Patron of the Arts

1798866_10152304887902755_1072442248_nAs my one year blog anniversary draws nigh, I will confess to you, today, why I started this thing.  I used to take an acting class. I’ve talked about the teacher at times on stage.  He figures into a story I often share about my struggles working on Uncle Vanya.  My feelings for this teacher, whom I’ll call Professor, are complicated.  At times, he could be overwhelmingly nurturing and other times he could be mercilessly cruel.

I left his class several years ago, then after a two year absence, I returned.  I think he was disappointed and hurt that I left class initially and when I returned, I never felt like he liked me.  I hope that you are different than me, but I am one of those insecure types that likes for people to like him.  When I returned to class, our every conversation was adversarial or dismissive or academic.  In my early days of class, he had told me how unique and special my instrument was, but after my flight and return, he never said things like that to me.

After I left class the second time, he told a story to his New York class about a student in the LA class who was nothing more than a patron of the arts.  “This student is in his 40s, he calls himself an actor, but he is nothing more than a patron of the arts.  He goes to plays and read books and goes to museums.  He can talk at length about what he reads or sees, but he, himself, is not an artist.  He does not dig deep the way an artist digs.”  And of course, I was that LA student he was talking about.  When I first heard about it, obviously, it hurt my feelings.  Professor often talks about his students, usually derisivlely, in class, often in the victim’s presence, but more often, behind their back.  As perceptive as he is about humanity, he chooses to build his class around his own antagonistic pathology.

But, back to me, this is my story, after all.  What I did love about Professor is that when he said something about me, usually something negative, I was able to look at it and ask myself, if there was truth there.  And of course, always, there was something true, maybe not 100% true, but somehow, as ugly as it was, there was at least a part of it that resonated.  

I am a patron of the arts.  I read books, but don’t write them.  I see plays, but don’t act in them.  I go to art museums, but I don’t paint.  But I am an artist, and that’s not to say that I am a good artist.  This blog is my art, over which I toil.  And I am not attempting histrionics by saying that it’s been mostly failure.  Not one of my posts has “gone viral.”  Most of my posts receive startling few hits.  Many friends have openly told me that they don’t understand why I am doing this.  And, Amy Grant has not retweeted even ONE of my beautiful, complimentary, open-hearted posts that I’ve written about her and repeatedly tweeted to her.   But still, I keep going.

There have been some successes.  I’ve received nice compliments.  I’ve made a couple people laugh, a couple people cry and of course, my holy grail, a couple people laugh through tears. My favorite emotion!  What’s more, I feel I’ve gained something as an artist.  It’s helped my onstage ventures. I am better at writing than when I started.  I think I understand story a little better.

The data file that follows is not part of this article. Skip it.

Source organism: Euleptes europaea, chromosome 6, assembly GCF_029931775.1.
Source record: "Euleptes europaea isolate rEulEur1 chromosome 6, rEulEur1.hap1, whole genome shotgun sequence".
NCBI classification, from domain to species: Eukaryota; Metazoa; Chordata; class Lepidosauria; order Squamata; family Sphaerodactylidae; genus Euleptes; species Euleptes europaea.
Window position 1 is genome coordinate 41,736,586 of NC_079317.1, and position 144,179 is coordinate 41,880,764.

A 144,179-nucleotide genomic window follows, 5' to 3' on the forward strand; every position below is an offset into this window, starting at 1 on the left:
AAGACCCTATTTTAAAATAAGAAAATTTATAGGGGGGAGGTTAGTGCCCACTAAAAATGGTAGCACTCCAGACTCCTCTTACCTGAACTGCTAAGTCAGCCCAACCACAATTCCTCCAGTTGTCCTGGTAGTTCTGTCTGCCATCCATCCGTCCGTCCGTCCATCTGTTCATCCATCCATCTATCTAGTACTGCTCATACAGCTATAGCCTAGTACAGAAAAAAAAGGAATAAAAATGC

So, I am glad a low moment inspired me to create Easily Crestfallen.  It’s kind of thrilling to think that hearing something unfavorable about yourself, can open you up to the possibilities.

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6 thoughts on “Patron of the Arts

  1. I’m not sure if my comment posted or not. Wasn’t ready to send it.
    Professor reminds me of Mr. Carp, that Diana Morales sings about I’m A Chorus Line. I felt nothing…

    • You are not the first to make that apt comparison. And just like Carp, these teachers have enduring effects on us, some negative, probably, but hopefully, something good. Diana wouldn’t have had that song to sing, had she not had that experience. And think of the ways that song has touched so many lives.

  2. When I stumbled upon your blog, I knew I had come across a work of art. Some of your posts move me the way symphonies do, in which–like musical notes–words come together in such a way that they bring out emotions in me. Only true works of art can communicate emotion and this is why I keep returning to your blog eagerly awaiting another well-crafted post. This post in particular brought to mind Tchaikovsky’s Fifth Symphony. At the time of its premiere, it was poorly received. So much so, that even Tchaikovsky himself said, “I have come to the conclusion that it is a failure”. I’d highly encourage you to listen to this “failure” whenever you have the chance. It helps me put things into perspective when I need encouragement.

    • I had never heard that about Tchaikovsky’s Fifth Symphony and it’s certainly the kind of information that encourages us to keep toiling. So thank you for sharing the story (and YOUR story, too, btw).

  3. I guess it is sometimes hard to realize that we often are only patrons and not artist. Maybe the professor was guiding you to do what you are doing now. Maybe he could see that you were something other than what you thought. It’s hard when were in it to see that. We often think others are being negative to us. That just what I think.

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